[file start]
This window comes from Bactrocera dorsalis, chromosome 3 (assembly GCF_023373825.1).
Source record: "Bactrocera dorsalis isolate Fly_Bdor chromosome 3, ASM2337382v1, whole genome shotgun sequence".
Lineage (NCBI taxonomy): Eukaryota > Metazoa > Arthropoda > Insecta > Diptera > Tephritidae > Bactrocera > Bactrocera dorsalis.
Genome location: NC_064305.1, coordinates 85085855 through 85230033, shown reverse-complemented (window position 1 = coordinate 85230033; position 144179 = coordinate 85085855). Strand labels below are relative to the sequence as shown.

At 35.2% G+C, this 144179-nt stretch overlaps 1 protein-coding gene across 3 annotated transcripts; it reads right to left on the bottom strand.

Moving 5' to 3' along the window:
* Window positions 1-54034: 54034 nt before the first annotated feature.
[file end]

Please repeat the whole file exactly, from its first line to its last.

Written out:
This window comes from Bactrocera dorsalis, chromosome 3 (assembly GCF_023373825.1).
Source record: "Bactrocera dorsalis isolate Fly_Bdor chromosome 3, ASM2337382v1, whole genome shotgun sequence".
Lineage (NCBI taxonomy): Eukaryota > Metazoa > Arthropoda > Insecta > Diptera > Tephritidae > Bactrocera > Bactrocera dorsalis.
Genome location: NC_064305.1, coordinates 85085855 through 85230033, shown reverse-complemented (window position 1 = coordinate 85230033; position 144179 = coordinate 85085855). Strand labels below are relative to the sequence as shown.

At 35.2% G+C, this 144179-nt stretch overlaps 1 protein-coding gene across 3 annotated transcripts; it reads right to left on the bottom strand.

Moving 5' to 3' along the window:
* Window positions 1-54034: 54034 nt before the first annotated feature.